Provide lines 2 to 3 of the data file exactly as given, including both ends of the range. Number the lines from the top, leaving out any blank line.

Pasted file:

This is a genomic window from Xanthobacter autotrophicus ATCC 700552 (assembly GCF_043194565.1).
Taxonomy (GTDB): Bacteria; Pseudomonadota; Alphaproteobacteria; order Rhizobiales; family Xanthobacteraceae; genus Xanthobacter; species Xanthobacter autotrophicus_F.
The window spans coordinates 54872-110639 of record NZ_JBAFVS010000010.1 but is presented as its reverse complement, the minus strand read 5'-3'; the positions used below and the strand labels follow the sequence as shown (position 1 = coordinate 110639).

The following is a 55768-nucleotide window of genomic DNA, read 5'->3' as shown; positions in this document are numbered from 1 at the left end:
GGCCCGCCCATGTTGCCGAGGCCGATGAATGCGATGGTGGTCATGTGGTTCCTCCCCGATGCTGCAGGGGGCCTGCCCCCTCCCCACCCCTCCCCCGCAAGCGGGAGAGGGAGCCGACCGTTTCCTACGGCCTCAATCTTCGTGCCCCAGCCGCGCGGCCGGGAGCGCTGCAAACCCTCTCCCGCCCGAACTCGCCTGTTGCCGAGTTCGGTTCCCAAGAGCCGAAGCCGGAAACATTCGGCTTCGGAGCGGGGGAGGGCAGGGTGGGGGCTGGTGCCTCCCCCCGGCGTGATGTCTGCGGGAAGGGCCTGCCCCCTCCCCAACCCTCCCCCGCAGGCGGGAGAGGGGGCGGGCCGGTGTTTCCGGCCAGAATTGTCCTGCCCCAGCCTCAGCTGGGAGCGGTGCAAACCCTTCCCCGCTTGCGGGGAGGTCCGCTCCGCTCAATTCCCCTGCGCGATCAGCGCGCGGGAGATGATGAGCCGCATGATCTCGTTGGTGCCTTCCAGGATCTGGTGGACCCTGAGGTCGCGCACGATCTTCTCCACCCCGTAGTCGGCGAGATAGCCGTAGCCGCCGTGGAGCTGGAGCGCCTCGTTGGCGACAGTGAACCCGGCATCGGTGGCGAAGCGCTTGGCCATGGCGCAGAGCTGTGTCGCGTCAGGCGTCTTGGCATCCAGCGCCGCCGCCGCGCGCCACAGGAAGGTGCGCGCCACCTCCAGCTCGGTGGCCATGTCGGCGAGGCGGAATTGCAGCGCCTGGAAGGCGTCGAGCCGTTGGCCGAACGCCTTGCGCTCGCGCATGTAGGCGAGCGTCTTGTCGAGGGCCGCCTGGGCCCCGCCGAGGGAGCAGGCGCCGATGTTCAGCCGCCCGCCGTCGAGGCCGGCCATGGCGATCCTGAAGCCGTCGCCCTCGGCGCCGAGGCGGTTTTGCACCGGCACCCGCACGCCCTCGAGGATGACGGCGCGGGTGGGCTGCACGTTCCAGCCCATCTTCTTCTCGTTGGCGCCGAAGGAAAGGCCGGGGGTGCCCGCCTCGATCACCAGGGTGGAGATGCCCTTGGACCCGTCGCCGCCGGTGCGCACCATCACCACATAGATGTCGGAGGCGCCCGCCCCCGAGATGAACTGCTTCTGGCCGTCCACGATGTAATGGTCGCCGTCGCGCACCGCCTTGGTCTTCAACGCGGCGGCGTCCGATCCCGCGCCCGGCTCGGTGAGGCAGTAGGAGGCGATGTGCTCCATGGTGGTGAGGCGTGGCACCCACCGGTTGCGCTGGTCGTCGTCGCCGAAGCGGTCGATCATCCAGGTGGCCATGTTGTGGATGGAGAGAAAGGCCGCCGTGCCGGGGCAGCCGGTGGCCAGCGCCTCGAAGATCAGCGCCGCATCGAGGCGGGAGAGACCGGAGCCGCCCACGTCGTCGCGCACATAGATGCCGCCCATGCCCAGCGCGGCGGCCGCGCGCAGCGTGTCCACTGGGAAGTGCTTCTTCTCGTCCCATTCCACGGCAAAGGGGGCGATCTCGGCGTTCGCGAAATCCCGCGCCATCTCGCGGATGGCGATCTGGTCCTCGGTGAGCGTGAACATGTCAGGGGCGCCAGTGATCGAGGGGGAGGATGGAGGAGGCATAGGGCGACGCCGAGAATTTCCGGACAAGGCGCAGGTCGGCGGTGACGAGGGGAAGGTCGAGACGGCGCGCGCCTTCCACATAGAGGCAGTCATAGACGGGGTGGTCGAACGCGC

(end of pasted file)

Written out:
Taxonomy (GTDB): Bacteria; Pseudomonadota; Alphaproteobacteria; order Rhizobiales; family Xanthobacteraceae; genus Xanthobacter; species Xanthobacter autotrophicus_F.
The window spans coordinates 54872-110639 of record NZ_JBAFVS010000010.1 but is presented as its reverse complement, the minus strand read 5'-3'; the positions used below and the strand labels follow the sequence as shown (position 1 = coordinate 110639).